EATON — More than 200 people, including 40 cancer survivors, gathered at the fairgrounds on Saturday, June 11, for Preble County Relay For Life, a daylong community celebration where individuals and teams camp out, picnic, dance, play games, and take turns circling a a track “relay” style to raise funds and fight cancer. This year’s event raised nearly $34,000 for the American Cancer Society, an increase of nearly $3,000 from last year’s tally.
Conceived in 1985, Relay For Life began with one man who circled around a track for 24 hours raising $27,000. This year, Relay For Life has grown to more than 5,200 communities and more than 25 countries worldwide.
The event began, as always, with a “survivors’ lap,” with cancer survivors of all ages making the day’s first lap around the track. The day then gave way to an outdoor celebration, with teams of 10 to 15 people walking and reveling in honor of those fighting or lost to cancer.
Eaton resident Christopher Martz was among those who spoke during the opening ceremonies. Martz, 20, was diagnosed at six months old with neuroblastoma, a type of cancer most commonly diagnosed in children ages five or younger. Neuroblastoma has made news in recent months after Houston Texans defensive tackle Devon Still’s daughter, Leah, was diagnosed. In 2015, Still formed the Still Strong Foundation, which raises funds to support childhood cancer research, as well as supporting the household needs of families with a member battling cancer.
“We’re here today for all those who are battling cancer,” he said, “those who’ve survived, and those we’ve lost. At 6 months old, I went in for a simple surgery to remove a cyst, and the doctor came out and told my mother, ‘Your child has cancer.’ I was diagnosed with stage 3 neuroblastoma in the T10 and T12 vertebrae, and it was wrapped around my heart as well. I don’t know how my mother handled it. How do you even react to something like that?”
After surgery and chemotherapy, Martz was given a clean diagnosis on May 20, 1997.
“I’m 19 years cancer free,” he said. “I don’t remember any of what happened, but I’ve got the battle scars to prove it, all the way from one side of my back to the other. It’s a reminder: don’t take a day for granted. Who knows…it could be easily taken away.”
Steve Jarrell of Camden agrees. In fall 2011, Jarrell was diagnosed with melanoma, the most aggressive type of skin cancer. In October 2012, he learned that the cancer had spread internally, with spots on his lungs and a spot on his liver. Jarrell was told his cancer had reached stage 4; there is no stage 5.
He was treated with Yervoy, a new cancer treatment originally approved by the FDA in 2011 for use in cases where late-stage melanoma was unable to be removed by surgery; in October 2015, the FDA expanded its approval to allow use for patients with operable stage 3 melanoma in an effort to prevent reocurrence after surgery.
“Yervoy a monoclonal antibody that blocks a molecule known as CTLA-4 (cytotoxic T-lymphocyte antigen). CTLA-4 may play a role in slowing down or turning off the body’s immune system, and affects its ability to fight off cancerous cells. Yervoy may work by allowing the body’s immune system to recognize, target and attack cells in melanoma tumors,” the FDA said in a press release last year.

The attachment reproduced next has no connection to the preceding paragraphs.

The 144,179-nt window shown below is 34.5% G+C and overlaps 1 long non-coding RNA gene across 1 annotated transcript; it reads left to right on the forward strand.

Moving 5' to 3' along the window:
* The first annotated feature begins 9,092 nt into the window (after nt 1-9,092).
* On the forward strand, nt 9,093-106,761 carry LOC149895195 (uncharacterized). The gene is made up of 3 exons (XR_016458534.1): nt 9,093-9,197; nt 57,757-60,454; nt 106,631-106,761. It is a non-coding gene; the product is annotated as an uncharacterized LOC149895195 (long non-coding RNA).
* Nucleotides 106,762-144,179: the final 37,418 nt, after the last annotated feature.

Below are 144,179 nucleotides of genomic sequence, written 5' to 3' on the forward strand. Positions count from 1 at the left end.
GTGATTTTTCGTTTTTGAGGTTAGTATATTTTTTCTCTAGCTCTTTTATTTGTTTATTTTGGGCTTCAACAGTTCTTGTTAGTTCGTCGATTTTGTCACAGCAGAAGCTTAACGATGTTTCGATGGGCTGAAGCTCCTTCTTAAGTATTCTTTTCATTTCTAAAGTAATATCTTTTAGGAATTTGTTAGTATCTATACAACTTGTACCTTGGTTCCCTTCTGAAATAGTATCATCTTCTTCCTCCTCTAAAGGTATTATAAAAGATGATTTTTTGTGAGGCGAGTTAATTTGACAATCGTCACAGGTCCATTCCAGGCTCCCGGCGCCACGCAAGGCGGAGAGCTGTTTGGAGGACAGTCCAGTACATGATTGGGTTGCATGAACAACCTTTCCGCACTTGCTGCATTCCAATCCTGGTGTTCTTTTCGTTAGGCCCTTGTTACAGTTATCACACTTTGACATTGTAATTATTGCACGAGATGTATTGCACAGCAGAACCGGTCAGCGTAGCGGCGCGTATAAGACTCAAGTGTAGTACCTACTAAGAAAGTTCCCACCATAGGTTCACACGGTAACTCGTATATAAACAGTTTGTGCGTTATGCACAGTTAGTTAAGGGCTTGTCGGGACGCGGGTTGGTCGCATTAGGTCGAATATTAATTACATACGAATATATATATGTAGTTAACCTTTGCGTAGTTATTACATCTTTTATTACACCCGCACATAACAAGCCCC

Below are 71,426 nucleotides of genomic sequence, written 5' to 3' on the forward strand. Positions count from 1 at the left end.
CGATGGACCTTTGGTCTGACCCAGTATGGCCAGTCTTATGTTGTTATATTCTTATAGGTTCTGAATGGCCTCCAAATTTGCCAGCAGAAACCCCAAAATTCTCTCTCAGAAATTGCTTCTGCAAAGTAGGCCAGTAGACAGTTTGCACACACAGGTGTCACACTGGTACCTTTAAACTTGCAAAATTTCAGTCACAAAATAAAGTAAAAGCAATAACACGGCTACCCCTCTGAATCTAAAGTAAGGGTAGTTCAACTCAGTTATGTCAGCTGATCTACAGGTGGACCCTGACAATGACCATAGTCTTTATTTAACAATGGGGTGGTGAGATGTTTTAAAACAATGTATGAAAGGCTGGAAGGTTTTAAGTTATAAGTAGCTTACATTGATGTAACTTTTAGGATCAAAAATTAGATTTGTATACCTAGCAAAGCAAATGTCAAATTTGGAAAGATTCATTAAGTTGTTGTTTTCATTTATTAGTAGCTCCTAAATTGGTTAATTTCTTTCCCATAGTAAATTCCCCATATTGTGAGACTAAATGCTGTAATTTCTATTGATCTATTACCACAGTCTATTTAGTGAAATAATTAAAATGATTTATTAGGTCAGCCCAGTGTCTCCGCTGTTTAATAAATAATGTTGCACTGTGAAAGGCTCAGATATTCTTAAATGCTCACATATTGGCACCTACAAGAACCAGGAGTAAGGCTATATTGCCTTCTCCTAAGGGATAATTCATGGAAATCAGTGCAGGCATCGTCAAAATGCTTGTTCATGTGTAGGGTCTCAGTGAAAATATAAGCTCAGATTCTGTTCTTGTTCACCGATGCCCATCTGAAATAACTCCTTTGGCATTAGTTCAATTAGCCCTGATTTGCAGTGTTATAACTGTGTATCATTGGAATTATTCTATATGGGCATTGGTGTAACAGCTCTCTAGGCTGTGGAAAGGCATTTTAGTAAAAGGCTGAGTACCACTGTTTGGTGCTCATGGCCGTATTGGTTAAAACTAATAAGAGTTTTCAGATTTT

“I had to sit there an hour and a half to two hours with a needle in my arm,” Jarrell said, “once every three weeks, for four treatments. The side effects weren’t too bad.”
“I had my scans done again in spring 2013,” he said, “and all my spots had either shrunk or were gone, and it’s been that way pretty much ever since, for the last three years. They usually give you 6 to 9 months when you have stage four cancer, and I’m on month 44.”
Jarrell has since had a couple of inactive spots in his lungs; doctors say the spots are too small to tell if they’re melanoma or just scar tissue. He retired from the United States Postal Service earlier this year after 30 years as a letter carrier.
“I thank God every day,” he said. “I’m very lucky and very thankful, and it’s hard for me talking to someone who’s not as lucky as I’ve been. It’s a ‘survivor’s guilt’ feeling.”
Tears coming to his eyes, he said, “I just want other people to be lucky like me. That’s what I want. “
Vickey Mikesell walked on Saturday for loved ones lost. Mikesell has spent the last four years as captain of Team Julie, named for a friend and coworker claimed by breast cancer at age 52.
“I also lost my grandmother to cancer in my childhood,” she said, “and then, in May 2015, my mother died of lung cancer at 82. While she was dying, my sister was fighting ovarian cancer, and she died at 58 in September. She fought it more than 10 years. She was amazing; I called her Wonder Woman.”
Team Julie raised $4,385 in individual donations as well as sponsorships from area businesses Brubaker Grain and Neaton Auto Parts.
“It’s one of my callings, I think,” said Mikesell. “I want to help others, and before I pass, hopefully I’ll get to see a cure for cancer.”
The largest group, over 20 strong, was Team Supergirl, raising funds and walking in honor of 16-year-old Eaton resident Bethany Gregg, of Eaton.
Gregg was diagnosed with thyroid cancer in July 2013, and had a full thyroidectomy the following month.
“Her surgery was August 22 at Ohio State,” said her mother, Ursula, “and her birthday was August 23. The surgery was nine and a half hours; she was 13 when she went in, and 14 when she came out.”
Bethany is currently in remission, with two spots of cancer on her neck that remain in observation but are not considered dangerous at the moment.
Bethany doesn’t let it hold her back. When asked if it affects her life at all now, she said, “Not really,” then ran off to dance the Wobble.